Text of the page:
The brain:

Fasting has improved memory, learning, and neurogenesis in rodents, and has been shown to repair some neurons in mouse models of ischemic stroke.

Delays in cancer:

By making tumor cells more susceptible to chemotherapeutic agents while protecting healthy cells from the treatment’s toxicity, fasting is showing promise in slowing the progression of breast cancers and melanoma in mice."



Indeed, fasting needs more study in healthy people. Meanwhile, here are some helpful references if you're interested in continuing your education into fasting and its potential benefits to, yes, you, too:


W.K. Stewart, L.W. Fleming, “Features of a successful therapeutic fast of 382 days’ duration,” Postgrad Med J, 49:203-9, 1973.

C. Vollmers et al., “Time of feeding and the intrinsic circadian clock drive rhythms in hepatic gene expression,” PNAS, 106:21453-58, 2009.

M. Hatori et al., “Time restricted feeding without reducing caloric intake prevents metabolic diseases in mice fed a high fat diet,” Cell Metab, 15:848-60, 2012.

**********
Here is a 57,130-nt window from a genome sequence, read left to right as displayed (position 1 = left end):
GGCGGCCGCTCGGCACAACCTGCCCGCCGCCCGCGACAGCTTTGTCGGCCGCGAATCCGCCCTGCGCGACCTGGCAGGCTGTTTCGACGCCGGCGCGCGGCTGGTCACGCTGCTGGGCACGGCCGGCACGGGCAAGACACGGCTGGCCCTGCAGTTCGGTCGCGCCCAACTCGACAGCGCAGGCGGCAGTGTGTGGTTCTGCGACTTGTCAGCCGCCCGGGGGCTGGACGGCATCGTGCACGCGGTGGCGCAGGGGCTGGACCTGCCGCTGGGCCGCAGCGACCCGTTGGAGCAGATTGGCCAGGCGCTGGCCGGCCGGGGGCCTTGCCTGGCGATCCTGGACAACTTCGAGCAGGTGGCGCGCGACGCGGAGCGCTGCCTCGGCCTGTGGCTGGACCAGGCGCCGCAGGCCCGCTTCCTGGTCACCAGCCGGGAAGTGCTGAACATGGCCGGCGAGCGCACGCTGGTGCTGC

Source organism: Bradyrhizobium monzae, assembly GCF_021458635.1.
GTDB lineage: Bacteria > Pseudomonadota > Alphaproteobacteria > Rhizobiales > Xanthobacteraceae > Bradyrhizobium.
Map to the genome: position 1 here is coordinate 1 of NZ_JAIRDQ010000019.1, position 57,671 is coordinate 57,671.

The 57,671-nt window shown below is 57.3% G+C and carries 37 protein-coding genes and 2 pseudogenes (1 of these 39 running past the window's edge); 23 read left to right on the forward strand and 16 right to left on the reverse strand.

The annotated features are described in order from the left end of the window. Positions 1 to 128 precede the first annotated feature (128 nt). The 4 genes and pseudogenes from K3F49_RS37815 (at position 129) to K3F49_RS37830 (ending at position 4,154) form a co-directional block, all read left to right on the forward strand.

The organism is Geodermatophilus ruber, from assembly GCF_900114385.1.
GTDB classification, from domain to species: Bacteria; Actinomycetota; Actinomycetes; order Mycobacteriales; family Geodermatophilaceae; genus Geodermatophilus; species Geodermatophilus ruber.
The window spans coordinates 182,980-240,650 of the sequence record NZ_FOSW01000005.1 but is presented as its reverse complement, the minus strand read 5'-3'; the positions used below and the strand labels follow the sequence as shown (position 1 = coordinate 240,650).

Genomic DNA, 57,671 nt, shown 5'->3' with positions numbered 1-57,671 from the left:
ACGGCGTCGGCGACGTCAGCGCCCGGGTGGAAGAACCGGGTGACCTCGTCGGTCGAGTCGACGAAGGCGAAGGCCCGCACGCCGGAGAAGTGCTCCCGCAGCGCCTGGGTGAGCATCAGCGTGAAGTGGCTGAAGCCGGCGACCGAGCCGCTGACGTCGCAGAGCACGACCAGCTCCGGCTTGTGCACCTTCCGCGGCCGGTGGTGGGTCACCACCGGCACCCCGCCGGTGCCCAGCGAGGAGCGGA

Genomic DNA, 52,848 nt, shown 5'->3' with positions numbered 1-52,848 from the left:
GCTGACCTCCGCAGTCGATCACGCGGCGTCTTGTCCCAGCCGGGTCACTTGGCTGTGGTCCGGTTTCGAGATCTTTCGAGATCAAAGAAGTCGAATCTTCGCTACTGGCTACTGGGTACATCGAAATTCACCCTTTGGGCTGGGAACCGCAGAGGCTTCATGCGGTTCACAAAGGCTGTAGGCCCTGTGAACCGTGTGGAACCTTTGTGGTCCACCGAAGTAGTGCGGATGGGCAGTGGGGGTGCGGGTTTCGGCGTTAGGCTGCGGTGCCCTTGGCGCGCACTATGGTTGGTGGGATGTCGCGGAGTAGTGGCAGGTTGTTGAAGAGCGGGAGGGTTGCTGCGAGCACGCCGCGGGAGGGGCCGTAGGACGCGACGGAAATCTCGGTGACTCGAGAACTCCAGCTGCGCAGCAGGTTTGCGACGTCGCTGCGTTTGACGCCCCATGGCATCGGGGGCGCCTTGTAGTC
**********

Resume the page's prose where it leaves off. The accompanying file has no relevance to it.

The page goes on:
C.W. Cheng et al., “Fasting-mimicking diet promotes ngn3-driven β-cell regeneration to reverse diabetes,” Cell, 168:775-88, 2017.

K. Marosi, M.P. Mattson, “BDNF mediates adaptive brain and body responses to energetic challenges,” Trends Endocrinol Metab, 25:89-98, 2014.

A.R. Vasconcelos et al., “Intermittent fasting attenuates lipopolysaccharide-induced neuroinflammation and memory impairment,” J Neuroinflamm, 11:85, 2014.

Cheng, et al., “Involvement of PGC-1α in the formation and maintenance of neuronal dendritic spines,” Nat Commun, 3:doi:10.1038/ncomms2238, 2012.

A. Cheng, et al., “Mitochondrial SIRT3 mediates adaptive responses of neurons to exercise, and metabolic and excitatory challenges,” Cell Metab, 23:128-42, 2016.

I.Y. Choi et al., “Diet mimicking fasting promotes regeneration and reduces autoimmunity and multiple sclerosis symptoms,” Cell Rep, 15:2136-46, 2016.

S. Di Biase et al., “Fasting-mimicking diet reduces HO-1 to promote T cell-mediated tumor cytotoxicity,” Cancer Cell, 30:136-46, 2016.

D.Y. Fann, et al., “Intermittent fasting attenuates inflammasome activity in ischemic stroke,” Exp Neurol, 257:114-19, 2014.

S. Gill et al., “Time-restricted feeding attenuates age-related cardiac decline in Drosophila,” Science, 347:1265-69, 2015.

S. Gill, S. Panda, “A smartphone app reveals erratic diurnal eating patterns in humans that can be modulated for health benefits,” Cell Metab, 22:789-98, 2015.